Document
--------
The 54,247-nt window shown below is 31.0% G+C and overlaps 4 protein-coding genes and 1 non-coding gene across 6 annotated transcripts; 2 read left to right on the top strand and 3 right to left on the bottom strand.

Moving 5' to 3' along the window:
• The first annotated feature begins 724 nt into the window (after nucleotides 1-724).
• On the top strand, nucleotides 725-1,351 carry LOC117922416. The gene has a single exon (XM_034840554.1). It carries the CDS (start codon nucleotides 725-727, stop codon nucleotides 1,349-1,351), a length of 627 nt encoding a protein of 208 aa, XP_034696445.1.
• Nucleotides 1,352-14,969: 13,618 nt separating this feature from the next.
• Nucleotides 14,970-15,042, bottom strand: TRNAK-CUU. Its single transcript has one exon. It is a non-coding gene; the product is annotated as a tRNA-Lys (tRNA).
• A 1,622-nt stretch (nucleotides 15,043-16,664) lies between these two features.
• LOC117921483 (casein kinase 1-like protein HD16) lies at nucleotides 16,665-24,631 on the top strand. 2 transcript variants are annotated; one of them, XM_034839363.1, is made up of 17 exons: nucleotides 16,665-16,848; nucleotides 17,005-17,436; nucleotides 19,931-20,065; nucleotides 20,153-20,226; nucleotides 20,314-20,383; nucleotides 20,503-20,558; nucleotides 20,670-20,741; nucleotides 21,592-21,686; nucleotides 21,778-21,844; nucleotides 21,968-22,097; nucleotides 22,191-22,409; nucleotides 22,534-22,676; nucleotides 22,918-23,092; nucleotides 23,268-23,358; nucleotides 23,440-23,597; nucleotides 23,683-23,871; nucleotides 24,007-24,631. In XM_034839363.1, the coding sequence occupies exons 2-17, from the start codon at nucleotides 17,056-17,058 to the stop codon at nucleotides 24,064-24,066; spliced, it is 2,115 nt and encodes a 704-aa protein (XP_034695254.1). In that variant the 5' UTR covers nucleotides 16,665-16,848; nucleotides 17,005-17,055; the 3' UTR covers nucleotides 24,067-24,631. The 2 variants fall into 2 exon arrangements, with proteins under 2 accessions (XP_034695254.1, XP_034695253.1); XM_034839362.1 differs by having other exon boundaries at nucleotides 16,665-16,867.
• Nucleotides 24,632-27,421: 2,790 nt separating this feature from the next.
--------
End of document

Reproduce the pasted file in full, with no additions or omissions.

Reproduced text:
The 54,247-nt window shown below is 31.0% G+C and overlaps 4 protein-coding genes and 1 non-coding gene across 6 annotated transcripts; 2 read left to right on the top strand and 3 right to left on the bottom strand.

Moving 5' to 3' along the window:
• The first annotated feature begins 724 nt into the window (after nucleotides 1-724).
• On the top strand, nucleotides 725-1,351 carry LOC117922416. The gene has a single exon (XM_034840554.1). It carries the CDS (start codon nucleotides 725-727, stop codon nucleotides 1,349-1,351), a length of 627 nt encoding a protein of 208 aa, XP_034696445.1.
• Nucleotides 1,352-14,969: 13,618 nt separating this feature from the next.
• Nucleotides 14,970-15,042, bottom strand: TRNAK-CUU. Its single transcript has one exon. It is a non-coding gene; the product is annotated as a tRNA-Lys (tRNA).
• A 1,622-nt stretch (nucleotides 15,043-16,664) lies between these two features.
• LOC117921483 (casein kinase 1-like protein HD16) lies at nucleotides 16,665-24,631 on the top strand. 2 transcript variants are annotated; one of them, XM_034839363.1, is made up of 17 exons: nucleotides 16,665-16,848; nucleotides 17,005-17,436; nucleotides 19,931-20,065; nucleotides 20,153-20,226; nucleotides 20,314-20,383; nucleotides 20,503-20,558; nucleotides 20,670-20,741; nucleotides 21,592-21,686; nucleotides 21,778-21,844; nucleotides 21,968-22,097; nucleotides 22,191-22,409; nucleotides 22,534-22,676; nucleotides 22,918-23,092; nucleotides 23,268-23,358; nucleotides 23,440-23,597; nucleotides 23,683-23,871; nucleotides 24,007-24,631. In XM_034839363.1, the coding sequence occupies exons 2-17, from the start codon at nucleotides 17,056-17,058 to the stop codon at nucleotides 24,064-24,066; spliced, it is 2,115 nt and encodes a 704-aa protein (XP_034695254.1). In that variant the 5' UTR covers nucleotides 16,665-16,848; nucleotides 17,005-17,055; the 3' UTR covers nucleotides 24,067-24,631. The 2 variants fall into 2 exon arrangements, with proteins under 2 accessions (XP_034695254.1, XP_034695253.1); XM_034839362.1 differs by having other exon boundaries at nucleotides 16,665-16,867.
• Nucleotides 24,632-27,421: 2,790 nt separating this feature from the next.